So I know more or less the makeup of my style, medium and subject matter, now I need to use that knowledge to create a number of drawings in a subject that has appeal, both to me, as I have to produce them, and to a gallery and the public who may like to buy them ultimately.

I know to produce a body of work, I will need likely 15 to 20 pieces before I can approach a gallery to even consider representation. Galleries like to know the style of work you do, that your work is consistant in quality and that you can produce X number of pieces a month/year. As with any other business, galleries create the demand through marketing and need a supplier who can deliver reliably.

I also know that to produce this body of work it will take time. I'm allowing myself a minimum of a year to produce and even that is optimistic, considering other elements of life that I need to deal with at the same time. But I sure will try. Planning is the easy part.

Thursday, November 13, 2008


This is a brief interlude while I stop being mesmerized by eyes in oils! I liked the shape of these flamingos and started doodling them. I doubt it will come to anything significant, but its quite soothing to go back to dry media after wet.

We should talk less and draw more. Personally I would like to renounce speech altogether, and like organic nature, communicate everything I have to say in sketches. (Johann Wolfgang von Goethe)

Wednesday, November 12, 2008

Rediscovering oil portraits

Self portrait 2008 - stage I
oils 16 x 20

Its been awhile since I tackled a portrait in oils. I've dabbled in small oils and acrylics over the last year but nothing larger than 8 x 10. I used to work a lot in oils, then life happened and art was put on a back burner for awhile. Now I'm getting back into paints again, though I think my first love will always be drawing.

This self portrait is 16 x 20 on a gallery canvas. I've laid down the base for it and am now frustrating myself with eyes. Doing them, wiping them, doing them, wiping them. I don't want this to be a smooth, clean portrait. I want a more painterly style, but may have to settle for something down the middle.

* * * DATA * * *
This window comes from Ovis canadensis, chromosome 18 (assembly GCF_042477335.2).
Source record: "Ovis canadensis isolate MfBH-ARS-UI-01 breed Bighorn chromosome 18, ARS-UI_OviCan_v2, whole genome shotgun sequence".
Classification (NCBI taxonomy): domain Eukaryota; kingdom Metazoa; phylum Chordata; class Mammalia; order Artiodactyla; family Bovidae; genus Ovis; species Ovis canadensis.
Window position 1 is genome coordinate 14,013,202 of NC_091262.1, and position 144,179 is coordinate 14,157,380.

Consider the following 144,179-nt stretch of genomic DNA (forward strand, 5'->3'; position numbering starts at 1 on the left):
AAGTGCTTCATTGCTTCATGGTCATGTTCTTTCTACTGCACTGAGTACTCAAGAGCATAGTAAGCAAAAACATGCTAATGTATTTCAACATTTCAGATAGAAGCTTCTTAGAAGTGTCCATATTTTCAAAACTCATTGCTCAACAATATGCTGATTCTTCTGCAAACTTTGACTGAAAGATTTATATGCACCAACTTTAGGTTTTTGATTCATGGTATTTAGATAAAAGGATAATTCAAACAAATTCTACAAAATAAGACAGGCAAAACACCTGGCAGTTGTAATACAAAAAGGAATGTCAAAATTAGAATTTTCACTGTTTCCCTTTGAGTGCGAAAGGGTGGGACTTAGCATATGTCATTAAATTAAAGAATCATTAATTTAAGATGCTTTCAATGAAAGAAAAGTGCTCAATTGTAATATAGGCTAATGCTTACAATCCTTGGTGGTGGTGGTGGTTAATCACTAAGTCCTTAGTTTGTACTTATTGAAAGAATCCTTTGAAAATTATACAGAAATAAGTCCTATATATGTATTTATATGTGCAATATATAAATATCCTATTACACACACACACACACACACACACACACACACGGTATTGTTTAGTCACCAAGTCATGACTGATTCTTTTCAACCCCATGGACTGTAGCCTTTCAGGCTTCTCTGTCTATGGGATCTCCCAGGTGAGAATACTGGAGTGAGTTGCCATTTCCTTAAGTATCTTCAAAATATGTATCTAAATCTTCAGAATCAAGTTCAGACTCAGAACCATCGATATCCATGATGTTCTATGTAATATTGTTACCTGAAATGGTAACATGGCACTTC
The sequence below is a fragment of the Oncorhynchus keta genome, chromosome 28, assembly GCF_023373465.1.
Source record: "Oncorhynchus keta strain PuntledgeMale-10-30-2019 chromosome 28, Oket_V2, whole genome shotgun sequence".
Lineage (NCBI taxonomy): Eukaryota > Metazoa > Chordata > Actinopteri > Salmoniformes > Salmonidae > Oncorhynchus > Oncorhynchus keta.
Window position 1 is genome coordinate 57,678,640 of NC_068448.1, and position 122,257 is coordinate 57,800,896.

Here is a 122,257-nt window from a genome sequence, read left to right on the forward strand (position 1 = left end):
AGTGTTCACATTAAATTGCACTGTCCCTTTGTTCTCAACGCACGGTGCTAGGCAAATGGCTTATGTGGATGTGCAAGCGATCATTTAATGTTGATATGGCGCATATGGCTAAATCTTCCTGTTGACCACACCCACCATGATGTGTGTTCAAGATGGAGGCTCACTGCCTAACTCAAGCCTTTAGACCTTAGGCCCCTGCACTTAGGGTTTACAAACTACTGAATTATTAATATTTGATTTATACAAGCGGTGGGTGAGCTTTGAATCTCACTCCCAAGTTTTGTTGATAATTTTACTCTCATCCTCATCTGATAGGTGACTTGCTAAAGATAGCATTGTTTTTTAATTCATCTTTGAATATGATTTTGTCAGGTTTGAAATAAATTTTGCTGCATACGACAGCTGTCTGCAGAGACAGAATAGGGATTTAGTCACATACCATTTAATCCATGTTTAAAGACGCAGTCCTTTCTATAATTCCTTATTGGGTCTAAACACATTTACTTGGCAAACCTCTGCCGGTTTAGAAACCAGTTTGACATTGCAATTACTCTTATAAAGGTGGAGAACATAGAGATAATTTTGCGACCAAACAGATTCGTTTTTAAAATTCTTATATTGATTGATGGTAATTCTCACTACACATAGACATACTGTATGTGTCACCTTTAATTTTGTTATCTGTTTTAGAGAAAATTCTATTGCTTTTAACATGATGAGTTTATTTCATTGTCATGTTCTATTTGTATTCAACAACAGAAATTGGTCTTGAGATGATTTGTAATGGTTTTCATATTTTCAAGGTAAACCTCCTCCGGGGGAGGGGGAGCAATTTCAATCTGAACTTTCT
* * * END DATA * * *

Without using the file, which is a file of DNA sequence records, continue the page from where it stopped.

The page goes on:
I hate showing initial stages of oil paintings as they look so god awful in those early stages, but its a learning process for me - or more to the point, re-learning - so any input anyone has on skin tones, palettes, etc, is more than welcome. There's not strong lighting in the reference, its not bad, but not bright.

I'll keep plugging away at it and it will come together eventually. Or I keep telling myself that!

Tuesday, November 11, 2008


My studio is a little more 'lived in' now that I have rearranged some furniture and added some paintings and finished pieces.

I've signed up for a portrait swap and have been given the name of my partner. I've sent off my photos and am waiting for hers in return. I'm toying with what medium to do the portrait in and while I wait, I'm starting work on a self portrait in oils that I promised to tackle some months back. I have the bones of it down on canvas today and will work on it during the week.

I'm likely too out of practice in oils to be brave enough to do someone else's portrait, so may end up doing it in graphite or cp. I'll see how the current one develops first before deciding.

I'm also continuing to work on the portrait of Biscuit that I started. I'd forgotten just how much fur he had. He had developed a thick ruff of fur around his neck, almost like a lion's mane or a furry Elizabethan collar. You could sink your fingers into it up to the knuckles. No wonder I was always vacuming!

Sunday, November 09, 2008

Dog portrait

Biscuit - work in progress
coloured pencil - 9 x 12
copyright Jeanette Jobson

I've been guiding some people through drawing animals in coloured pencil and am using my old dog Biscuit, as the reference guide. I haven't drawn this dog, since just after he died, about 3 years ago at the old age of 16.

I've started this portrait on toned mi-tientes paper, 9 x 12, the smooth side. I liked the warmth of the orange paper and it suits the reddish tones of the dog.